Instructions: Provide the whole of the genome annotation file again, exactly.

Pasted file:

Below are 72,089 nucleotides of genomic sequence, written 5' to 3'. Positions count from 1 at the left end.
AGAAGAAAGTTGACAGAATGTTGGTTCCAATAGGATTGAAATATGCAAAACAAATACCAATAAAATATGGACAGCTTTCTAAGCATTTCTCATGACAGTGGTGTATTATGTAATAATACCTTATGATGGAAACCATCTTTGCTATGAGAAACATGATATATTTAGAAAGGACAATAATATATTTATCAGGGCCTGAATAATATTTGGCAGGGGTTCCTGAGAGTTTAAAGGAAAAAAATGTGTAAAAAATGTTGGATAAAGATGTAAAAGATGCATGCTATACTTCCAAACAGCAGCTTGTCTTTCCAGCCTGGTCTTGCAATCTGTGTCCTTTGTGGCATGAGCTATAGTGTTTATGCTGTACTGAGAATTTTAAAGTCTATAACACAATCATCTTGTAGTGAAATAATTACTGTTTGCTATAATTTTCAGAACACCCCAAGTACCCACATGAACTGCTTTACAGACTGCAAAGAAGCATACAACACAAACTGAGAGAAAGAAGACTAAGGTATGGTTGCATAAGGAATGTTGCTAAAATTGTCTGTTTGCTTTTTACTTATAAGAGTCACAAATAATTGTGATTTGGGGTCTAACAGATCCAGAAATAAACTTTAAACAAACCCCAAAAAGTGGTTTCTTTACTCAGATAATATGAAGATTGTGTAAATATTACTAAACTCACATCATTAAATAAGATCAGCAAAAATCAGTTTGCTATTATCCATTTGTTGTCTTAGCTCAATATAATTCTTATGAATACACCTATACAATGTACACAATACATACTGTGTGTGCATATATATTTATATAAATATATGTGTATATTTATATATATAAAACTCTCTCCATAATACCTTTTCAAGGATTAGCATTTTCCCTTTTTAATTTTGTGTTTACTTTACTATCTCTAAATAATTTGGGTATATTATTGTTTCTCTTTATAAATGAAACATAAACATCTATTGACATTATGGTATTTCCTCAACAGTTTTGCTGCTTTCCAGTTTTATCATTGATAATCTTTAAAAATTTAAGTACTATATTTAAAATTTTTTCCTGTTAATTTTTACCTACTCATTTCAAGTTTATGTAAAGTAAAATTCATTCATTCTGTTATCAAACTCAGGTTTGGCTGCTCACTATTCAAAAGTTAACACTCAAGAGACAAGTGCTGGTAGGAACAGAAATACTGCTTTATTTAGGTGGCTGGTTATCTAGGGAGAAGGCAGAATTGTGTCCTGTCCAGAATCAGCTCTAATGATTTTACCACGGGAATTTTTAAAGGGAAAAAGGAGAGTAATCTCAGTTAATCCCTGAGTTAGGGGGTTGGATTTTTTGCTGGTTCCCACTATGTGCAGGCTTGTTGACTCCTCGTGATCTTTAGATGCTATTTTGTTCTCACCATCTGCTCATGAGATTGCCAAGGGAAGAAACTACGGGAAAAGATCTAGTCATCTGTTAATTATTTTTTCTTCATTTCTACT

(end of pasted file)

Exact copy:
Below are 72,089 nucleotides of genomic sequence, written 5' to 3'. Positions count from 1 at the left end.
AGAAGAAAGTTGACAGAATGTTGGTTCCAATAGGATTGAAATATGCAAAACAAATACCAATAAAATATGGACAGCTTTCTAAGCATTTCTCATGACAGTGGTGTATTATGTAATAATACCTTATGATGGAAACCATCTTTGCTATGAGAAACATGATATATTTAGAAAGGACAATAATATATTTATCAGGGCCTGAATAATATTTGGCAGGGGTTCCTGAGAGTTTAAAGGAAAAAAATGTGTAAAAAATGTTGGATAAAGATGTAAAAGATGCATGCTATACTTCCAAACAGCAGCTTGTCTTTCCAGCCTGGTCTTGCAATCTGTGTCCTTTGTGGCATGAGCTATAGTGTTTATGCTGTACTGAGAATTTTAAAGTCTATAACACAATCATCTTGTAGTGAAATAATTACTGTTTGCTATAATTTTCAGAACACCCCAAGTACCCACATGAACTGCTTTACAGACTGCAAAGAAGCATACAACACAAACTGAGAGAAAGAAGACTAAGGTATGGTTGCATAAGGAATGTTGCTAAAATTGTCTGTTTGCTTTTTACTTATAAGAGTCACAAATAATTGTGATTTGGGGTCTAACAGATCCAGAAATAAACTTTAAACAAACCCCAAAAAGTGGTTTCTTTACTCAGATAATATGAAGATTGTGTAAATATTACTAAACTCACATCATTAAATAAGATCAGCAAAAATCAGTTTGCTATTATCCATTTGTTGTCTTAGCTCAATATAATTCTTATGAATACACCTATACAATGTACACAATACATACTGTGTGTGCATATATATTTATATAAATATATGTGTATATTTATATATATAAAACTCTCTCCATAATACCTTTTCAAGGATTAGCATTTTCCCTTTTTAATTTTGTGTTTACTTTACTATCTCTAAATAATTTGGGTATATTATTGTTTCTCTTTATAAATGAAACATAAACATCTATTGACATTATGGTATTTCCTCAACAGTTTTGCTGCTTTCCAGTTTTATCATTGATAATCTTTAAAAATTTAAGTACTATATTTAAAATTTTTTCCTGTTAATTTTTACCTACTCATTTCAAGTTTATGTAAAGTAAAATTCATTCATTCTGTTATCAAACTCAGGTTTGGCTGCTCACTATTCAAAAGTTAACACTCAAGAGACAAGTGCTGGTAGGAACAGAAATACTGCTTTATTTAGGTGGCTGGTTATCTAGGGAGAAGGCAGAATTGTGTCCTGTCCAGAATCAGCTCTAATGATTTTACCACGGGAATTTTTAAAGGGAAAAAGGAGAGTAATCTCAGTTAATCCCTGAGTTAGGGGGTTGGATTTTTTGCTGGTTCCCACTATGTGCAGGCTTGTTGACTCCTCGTGATCTTTAGATGCTATTTTGTTCTCACCATCTGCTCATGAGATTGCCAAGGGAAGAAACTACGGGAAAAGATCTAGTCATCTGTTAATTATTTTTTCTTCATTTCTACT